Pregnancy loss rates after midtrimester amniocentesis

Keith A. Eddleman, Fergal D. Malone, Lisa Sullivan, Kim Dukes, Richard L. Berkowitz, Yara Kharbutli, T. Flint Porter, David A. Luthy, Christine H. Comstock, George R. Saade, Susan Klugman, Lorraine Dugoff, Sabrina D. Craigo, Ilan E. Timor-Tritsch, Stephen R. Carr, Honor M. Wolfe, Mary E. D'Alton

Research output: Contribution to journalArticlepeer-review

222 Scopus citations


OBJECTIVE: The purpose of this study was to quantify the contemporary procedure-related loss rate after midtrimester amniocentesis using a database generated from patients who were recruited to the First And Second Trimester Evaluation of Risk for Aneuploidy trial. METHODS: A total of 35,003 unselected patients from the general population with viable singleton pregnancies were enrolled in the First And Second Trimester Evaluation of Risk for Aneuploidy trial between 10 3/7 and 13 6/7 weeks gestation and followed up prospectively for complete pregnancy outcome information. Patients who either did (study group, n=3,096) or did not (control group, n=31,907) undergo midtrimester amniocentesis were identified from the database. The rate of fetal loss less than 24 weeks of gestation was compared between the two groups, and multiple logistic regression analysis was used to adjust for potential confounders. RESULTS: The spontaneous fetal loss rate less than 24 weeks of gestation in the study group was 1.0% and was not statistically different from the background 0.94% rate seen in the control group (P=.74, 95% confidence interval -0.26%, 0.49%). The procedure-related loss rate after amniocentesis was 0.06% (1.0% minus the background rate of 0.94%). Women undergoing amniocentesis were 1.1 times more likely to have a spontaneous loss (95% confidence interval 0.7-1.5). CONCLUSION: The procedure-related fetal loss rate after midtrimester amniocentesis performed on patients in a contemporary prospective clinical trial was 0.06%. There was no significant difference in loss rates between those undergoing amniocentesis and those not undergoing amniocentesis.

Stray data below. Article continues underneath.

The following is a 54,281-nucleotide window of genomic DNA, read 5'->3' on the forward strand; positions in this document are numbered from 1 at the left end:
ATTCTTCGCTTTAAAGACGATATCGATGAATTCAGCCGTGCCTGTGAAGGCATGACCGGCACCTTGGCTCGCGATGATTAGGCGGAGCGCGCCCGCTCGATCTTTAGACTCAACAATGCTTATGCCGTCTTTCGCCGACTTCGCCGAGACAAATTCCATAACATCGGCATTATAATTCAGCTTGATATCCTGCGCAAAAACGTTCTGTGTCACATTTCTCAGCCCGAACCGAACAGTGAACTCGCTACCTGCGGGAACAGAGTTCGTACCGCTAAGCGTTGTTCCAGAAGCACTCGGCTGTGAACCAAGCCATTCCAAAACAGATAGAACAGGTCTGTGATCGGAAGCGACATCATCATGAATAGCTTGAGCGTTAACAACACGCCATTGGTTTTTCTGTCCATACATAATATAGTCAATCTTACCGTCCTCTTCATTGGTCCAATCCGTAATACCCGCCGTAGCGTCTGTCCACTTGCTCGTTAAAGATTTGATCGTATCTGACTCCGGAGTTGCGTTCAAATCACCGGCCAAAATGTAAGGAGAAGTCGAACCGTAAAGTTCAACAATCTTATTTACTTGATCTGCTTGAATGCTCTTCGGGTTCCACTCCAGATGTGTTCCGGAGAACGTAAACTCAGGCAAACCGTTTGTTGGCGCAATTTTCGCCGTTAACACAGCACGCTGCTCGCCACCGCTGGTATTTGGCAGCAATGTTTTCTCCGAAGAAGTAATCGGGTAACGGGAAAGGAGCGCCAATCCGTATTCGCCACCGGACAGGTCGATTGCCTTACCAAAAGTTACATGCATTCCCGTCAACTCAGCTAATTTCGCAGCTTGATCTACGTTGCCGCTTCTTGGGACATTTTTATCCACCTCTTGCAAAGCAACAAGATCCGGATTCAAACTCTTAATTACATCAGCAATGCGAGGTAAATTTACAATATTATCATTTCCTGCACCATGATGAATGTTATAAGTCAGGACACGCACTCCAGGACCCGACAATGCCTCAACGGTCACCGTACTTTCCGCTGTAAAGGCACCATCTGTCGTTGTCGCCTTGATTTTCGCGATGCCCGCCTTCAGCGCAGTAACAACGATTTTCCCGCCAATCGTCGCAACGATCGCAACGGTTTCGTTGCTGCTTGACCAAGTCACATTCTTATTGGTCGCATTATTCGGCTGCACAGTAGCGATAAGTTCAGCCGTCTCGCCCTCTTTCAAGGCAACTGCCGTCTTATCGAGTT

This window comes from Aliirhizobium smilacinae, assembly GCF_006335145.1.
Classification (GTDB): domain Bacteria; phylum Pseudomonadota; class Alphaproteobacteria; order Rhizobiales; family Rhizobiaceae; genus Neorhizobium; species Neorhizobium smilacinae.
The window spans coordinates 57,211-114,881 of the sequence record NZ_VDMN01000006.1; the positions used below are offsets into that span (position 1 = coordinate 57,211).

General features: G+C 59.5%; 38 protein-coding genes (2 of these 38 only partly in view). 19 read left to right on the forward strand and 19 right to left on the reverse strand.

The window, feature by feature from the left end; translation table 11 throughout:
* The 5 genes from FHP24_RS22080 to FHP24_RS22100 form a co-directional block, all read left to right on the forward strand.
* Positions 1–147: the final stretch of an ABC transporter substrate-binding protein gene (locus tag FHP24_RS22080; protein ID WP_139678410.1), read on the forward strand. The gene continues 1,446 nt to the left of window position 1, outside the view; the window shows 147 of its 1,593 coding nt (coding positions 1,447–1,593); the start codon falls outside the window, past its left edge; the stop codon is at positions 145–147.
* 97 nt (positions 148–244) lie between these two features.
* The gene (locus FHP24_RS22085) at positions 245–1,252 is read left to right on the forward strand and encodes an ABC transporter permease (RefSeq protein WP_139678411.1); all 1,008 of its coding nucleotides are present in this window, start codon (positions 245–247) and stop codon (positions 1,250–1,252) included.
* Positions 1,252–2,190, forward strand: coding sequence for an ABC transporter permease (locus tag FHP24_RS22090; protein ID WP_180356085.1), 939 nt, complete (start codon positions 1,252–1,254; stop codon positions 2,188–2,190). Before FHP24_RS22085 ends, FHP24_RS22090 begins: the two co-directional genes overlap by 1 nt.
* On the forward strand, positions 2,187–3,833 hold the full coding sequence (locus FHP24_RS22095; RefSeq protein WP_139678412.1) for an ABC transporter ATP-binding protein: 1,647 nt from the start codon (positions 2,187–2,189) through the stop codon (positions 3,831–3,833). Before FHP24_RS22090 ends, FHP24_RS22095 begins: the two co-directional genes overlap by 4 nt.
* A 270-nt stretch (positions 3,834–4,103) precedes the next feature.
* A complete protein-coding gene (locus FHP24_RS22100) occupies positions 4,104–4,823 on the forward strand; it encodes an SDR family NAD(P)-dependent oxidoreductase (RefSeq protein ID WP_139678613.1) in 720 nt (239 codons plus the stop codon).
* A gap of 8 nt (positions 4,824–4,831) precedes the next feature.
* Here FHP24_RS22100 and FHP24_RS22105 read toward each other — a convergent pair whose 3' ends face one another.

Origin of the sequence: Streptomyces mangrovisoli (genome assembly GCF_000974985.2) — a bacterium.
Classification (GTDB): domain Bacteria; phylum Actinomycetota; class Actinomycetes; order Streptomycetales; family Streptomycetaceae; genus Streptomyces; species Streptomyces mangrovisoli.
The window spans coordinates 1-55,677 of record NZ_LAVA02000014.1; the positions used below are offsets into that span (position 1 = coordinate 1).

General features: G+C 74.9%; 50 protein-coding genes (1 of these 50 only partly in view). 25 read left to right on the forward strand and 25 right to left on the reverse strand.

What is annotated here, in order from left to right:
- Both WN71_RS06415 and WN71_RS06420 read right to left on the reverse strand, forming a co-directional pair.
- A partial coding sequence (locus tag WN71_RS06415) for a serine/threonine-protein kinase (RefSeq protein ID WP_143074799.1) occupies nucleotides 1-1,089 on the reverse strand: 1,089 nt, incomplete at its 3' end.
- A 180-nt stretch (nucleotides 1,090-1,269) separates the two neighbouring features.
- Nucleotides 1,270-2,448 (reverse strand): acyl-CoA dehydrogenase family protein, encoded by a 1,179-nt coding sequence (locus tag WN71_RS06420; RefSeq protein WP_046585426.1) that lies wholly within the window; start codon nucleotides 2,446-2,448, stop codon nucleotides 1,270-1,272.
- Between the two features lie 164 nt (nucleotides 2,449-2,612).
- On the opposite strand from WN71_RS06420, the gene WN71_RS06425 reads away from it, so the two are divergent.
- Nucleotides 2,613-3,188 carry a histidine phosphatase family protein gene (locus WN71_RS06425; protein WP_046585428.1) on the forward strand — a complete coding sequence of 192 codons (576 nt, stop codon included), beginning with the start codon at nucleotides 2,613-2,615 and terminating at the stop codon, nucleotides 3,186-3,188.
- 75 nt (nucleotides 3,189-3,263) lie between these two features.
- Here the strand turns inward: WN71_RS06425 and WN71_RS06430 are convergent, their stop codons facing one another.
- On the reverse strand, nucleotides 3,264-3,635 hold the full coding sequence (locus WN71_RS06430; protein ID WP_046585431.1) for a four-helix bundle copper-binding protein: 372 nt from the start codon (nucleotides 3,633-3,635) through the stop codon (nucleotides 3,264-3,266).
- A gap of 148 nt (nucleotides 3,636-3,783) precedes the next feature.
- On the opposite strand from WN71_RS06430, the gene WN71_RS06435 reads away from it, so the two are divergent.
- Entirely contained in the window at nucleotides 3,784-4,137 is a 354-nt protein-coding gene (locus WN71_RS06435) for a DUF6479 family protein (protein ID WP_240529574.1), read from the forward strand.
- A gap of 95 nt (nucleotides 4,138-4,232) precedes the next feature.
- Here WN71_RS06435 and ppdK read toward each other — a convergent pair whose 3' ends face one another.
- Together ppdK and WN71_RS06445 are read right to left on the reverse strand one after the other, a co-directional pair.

Original languageEnglish
Pages (from-to)1067-1072
Number of pages6
JournalObstetrics and Gynecology
Issue number5
StatePublished - Nov 2006


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